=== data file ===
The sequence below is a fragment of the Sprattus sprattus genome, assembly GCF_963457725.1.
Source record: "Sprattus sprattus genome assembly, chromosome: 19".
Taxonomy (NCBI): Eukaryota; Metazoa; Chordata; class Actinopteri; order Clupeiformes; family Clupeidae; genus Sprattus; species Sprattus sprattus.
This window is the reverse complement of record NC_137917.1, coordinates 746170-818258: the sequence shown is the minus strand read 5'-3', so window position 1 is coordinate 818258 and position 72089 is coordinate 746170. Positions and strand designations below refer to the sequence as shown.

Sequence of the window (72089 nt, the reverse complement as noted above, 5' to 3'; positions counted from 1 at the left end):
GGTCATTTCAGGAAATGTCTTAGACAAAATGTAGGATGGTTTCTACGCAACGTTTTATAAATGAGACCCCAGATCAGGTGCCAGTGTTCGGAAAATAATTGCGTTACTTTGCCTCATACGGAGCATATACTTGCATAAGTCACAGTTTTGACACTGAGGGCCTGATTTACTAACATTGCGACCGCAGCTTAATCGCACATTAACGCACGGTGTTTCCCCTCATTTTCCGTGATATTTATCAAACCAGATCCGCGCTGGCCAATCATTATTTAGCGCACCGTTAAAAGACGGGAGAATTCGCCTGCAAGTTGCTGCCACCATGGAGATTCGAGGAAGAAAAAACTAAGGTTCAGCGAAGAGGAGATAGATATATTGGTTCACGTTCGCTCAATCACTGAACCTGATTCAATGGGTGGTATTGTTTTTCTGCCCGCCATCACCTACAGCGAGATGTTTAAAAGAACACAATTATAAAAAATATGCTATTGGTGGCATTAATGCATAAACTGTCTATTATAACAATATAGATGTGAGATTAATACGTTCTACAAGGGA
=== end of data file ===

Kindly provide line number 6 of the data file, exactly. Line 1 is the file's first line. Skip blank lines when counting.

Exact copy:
GGTCATTTCAGGAAATGTCTTAGACAAAATGTAGGATGGTTTCTACGCAACGTTTTATAAATGAGACCCCAGATCAGGTGCCAGTGTTCGGAAAATAATTGCGTTACTTTGCCTCATACGGAGCATATACTTGCATAAGTCACAGTTTTGACACTGAGGGCCTGATTTACTAACATTGCGACCGCAGCTTAATCGCACATTAACGCACGGTGTTTCCCCTCATTTTCCGTGATATTTATCAAACCAGATCCGCGCTGGCCAATCATTATTTAGCGCACCGTTAAAAGACGGGAGAATTCGCCTGCAAGTTGCTGCCACCATGGAGATTCGAGGAAGAAAAAACTAAGGTTCAGCGAAGAGGAGATAGATATATTGGTTCACGTTCGCTCAATCACTGAACCTGATTCAATGGGTGGTATTGTTTTTCTGCCCGCCATCACCTACAGCGAGATGTTTAAAAGAACACAATTATAAAAAATATGCTATTGGTGGCATTAATGCATAAACTGTCTATTATAACAATATAGATGTGAGATTAATACGTTCTACAAGGGA